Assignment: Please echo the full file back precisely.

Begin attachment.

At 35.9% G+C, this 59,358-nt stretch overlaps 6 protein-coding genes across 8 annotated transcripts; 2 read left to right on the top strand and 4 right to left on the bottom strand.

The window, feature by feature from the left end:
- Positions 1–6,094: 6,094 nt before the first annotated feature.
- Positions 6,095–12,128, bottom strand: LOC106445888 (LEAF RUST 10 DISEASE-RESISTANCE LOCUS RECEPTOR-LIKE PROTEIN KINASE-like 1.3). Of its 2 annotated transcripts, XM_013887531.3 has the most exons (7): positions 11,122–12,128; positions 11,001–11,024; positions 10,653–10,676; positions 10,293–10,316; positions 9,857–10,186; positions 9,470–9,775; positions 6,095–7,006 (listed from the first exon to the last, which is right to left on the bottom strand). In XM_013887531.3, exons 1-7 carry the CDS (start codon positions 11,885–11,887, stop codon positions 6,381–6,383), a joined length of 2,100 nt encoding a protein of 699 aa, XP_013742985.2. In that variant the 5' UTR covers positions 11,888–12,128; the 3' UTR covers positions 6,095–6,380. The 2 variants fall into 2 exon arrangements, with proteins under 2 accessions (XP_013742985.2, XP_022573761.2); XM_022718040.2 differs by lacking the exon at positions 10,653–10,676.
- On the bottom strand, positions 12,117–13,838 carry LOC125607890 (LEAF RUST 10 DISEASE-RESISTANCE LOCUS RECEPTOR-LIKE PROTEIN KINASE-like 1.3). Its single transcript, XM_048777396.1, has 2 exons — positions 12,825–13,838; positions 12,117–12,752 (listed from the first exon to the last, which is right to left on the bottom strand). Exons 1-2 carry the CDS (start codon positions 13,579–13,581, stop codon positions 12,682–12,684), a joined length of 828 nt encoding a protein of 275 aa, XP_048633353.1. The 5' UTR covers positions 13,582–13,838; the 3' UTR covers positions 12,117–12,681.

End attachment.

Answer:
At 35.9% G+C, this 59,358-nt stretch overlaps 6 protein-coding genes across 8 annotated transcripts; 2 read left to right on the top strand and 4 right to left on the bottom strand.

The window, feature by feature from the left end:
- Positions 1–6,094: 6,094 nt before the first annotated feature.
- Positions 6,095–12,128, bottom strand: LOC106445888 (LEAF RUST 10 DISEASE-RESISTANCE LOCUS RECEPTOR-LIKE PROTEIN KINASE-like 1.3). Of its 2 annotated transcripts, XM_013887531.3 has the most exons (7): positions 11,122–12,128; positions 11,001–11,024; positions 10,653–10,676; positions 10,293–10,316; positions 9,857–10,186; positions 9,470–9,775; positions 6,095–7,006 (listed from the first exon to the last, which is right to left on the bottom strand). In XM_013887531.3, exons 1-7 carry the CDS (start codon positions 11,885–11,887, stop codon positions 6,381–6,383), a joined length of 2,100 nt encoding a protein of 699 aa, XP_013742985.2. In that variant the 5' UTR covers positions 11,888–12,128; the 3' UTR covers positions 6,095–6,380. The 2 variants fall into 2 exon arrangements, with proteins under 2 accessions (XP_013742985.2, XP_022573761.2); XM_022718040.2 differs by lacking the exon at positions 10,653–10,676.
- On the bottom strand, positions 12,117–13,838 carry LOC125607890 (LEAF RUST 10 DISEASE-RESISTANCE LOCUS RECEPTOR-LIKE PROTEIN KINASE-like 1.3). Its single transcript, XM_048777396.1, has 2 exons — positions 12,825–13,838; positions 12,117–12,752 (listed from the first exon to the last, which is right to left on the bottom strand). Exons 1-2 carry the CDS (start codon positions 13,579–13,581, stop codon positions 12,682–12,684), a joined length of 828 nt encoding a protein of 275 aa, XP_048633353.1. The 5' UTR covers positions 13,582–13,838; the 3' UTR covers positions 12,117–12,681.